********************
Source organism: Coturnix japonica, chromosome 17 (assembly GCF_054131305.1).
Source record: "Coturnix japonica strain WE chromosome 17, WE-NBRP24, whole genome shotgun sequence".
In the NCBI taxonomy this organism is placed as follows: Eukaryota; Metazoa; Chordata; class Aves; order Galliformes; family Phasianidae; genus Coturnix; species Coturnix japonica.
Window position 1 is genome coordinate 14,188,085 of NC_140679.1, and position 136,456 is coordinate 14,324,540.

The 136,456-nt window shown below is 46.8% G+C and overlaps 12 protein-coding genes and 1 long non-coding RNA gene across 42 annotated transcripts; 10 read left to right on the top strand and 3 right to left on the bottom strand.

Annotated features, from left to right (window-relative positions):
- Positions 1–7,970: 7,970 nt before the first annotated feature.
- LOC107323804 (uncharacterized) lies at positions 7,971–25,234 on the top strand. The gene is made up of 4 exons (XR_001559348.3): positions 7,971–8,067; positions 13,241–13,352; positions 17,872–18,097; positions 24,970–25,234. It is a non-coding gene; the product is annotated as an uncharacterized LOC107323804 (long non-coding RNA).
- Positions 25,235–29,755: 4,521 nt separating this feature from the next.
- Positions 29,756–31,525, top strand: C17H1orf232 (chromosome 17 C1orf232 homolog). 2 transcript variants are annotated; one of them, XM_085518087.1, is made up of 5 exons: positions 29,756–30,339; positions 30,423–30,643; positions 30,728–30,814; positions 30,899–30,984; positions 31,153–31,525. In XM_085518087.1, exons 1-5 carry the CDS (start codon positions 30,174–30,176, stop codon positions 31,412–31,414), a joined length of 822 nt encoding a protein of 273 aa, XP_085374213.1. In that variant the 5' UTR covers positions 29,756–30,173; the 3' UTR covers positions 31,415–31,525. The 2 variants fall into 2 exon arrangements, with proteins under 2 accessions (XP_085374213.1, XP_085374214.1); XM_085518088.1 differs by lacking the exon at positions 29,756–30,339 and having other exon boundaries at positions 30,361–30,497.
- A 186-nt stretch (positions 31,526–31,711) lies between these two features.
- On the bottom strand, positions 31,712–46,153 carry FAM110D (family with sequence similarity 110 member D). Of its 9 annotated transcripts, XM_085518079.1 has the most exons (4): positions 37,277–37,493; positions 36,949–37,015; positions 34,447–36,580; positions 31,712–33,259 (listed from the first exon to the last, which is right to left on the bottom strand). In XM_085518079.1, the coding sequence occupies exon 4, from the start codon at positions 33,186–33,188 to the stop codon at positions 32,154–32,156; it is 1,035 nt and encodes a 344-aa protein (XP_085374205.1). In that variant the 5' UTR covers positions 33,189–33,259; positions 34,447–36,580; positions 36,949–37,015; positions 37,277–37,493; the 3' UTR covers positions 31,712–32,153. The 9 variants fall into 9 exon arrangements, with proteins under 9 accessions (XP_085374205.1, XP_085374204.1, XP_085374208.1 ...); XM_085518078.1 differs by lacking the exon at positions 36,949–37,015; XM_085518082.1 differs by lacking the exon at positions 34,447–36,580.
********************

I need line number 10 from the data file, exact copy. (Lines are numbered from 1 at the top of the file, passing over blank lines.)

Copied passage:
- Positions 29,756–31,525, top strand: C17H1orf232 (chromosome 17 C1orf232 homolog). 2 transcript variants are annotated; one of them, XM_085518087.1, is made up of 5 exons: positions 29,756–30,339; positions 30,423–30,643; positions 30,728–30,814; positions 30,899–30,984; positions 31,153–31,525. In XM_085518087.1, exons 1-5 carry the CDS (start codon positions 30,174–30,176, stop codon positions 31,412–31,414), a joined length of 822 nt encoding a protein of 273 aa, XP_085374213.1. In that variant the 5' UTR covers positions 29,756–30,173; the 3' UTR covers positions 31,415–31,525. The 2 variants fall into 2 exon arrangements, with proteins under 2 accessions (XP_085374213.1, XP_085374214.1); XM_085518088.1 differs by lacking the exon at positions 29,756–30,339 and having other exon boundaries at positions 30,361–30,497.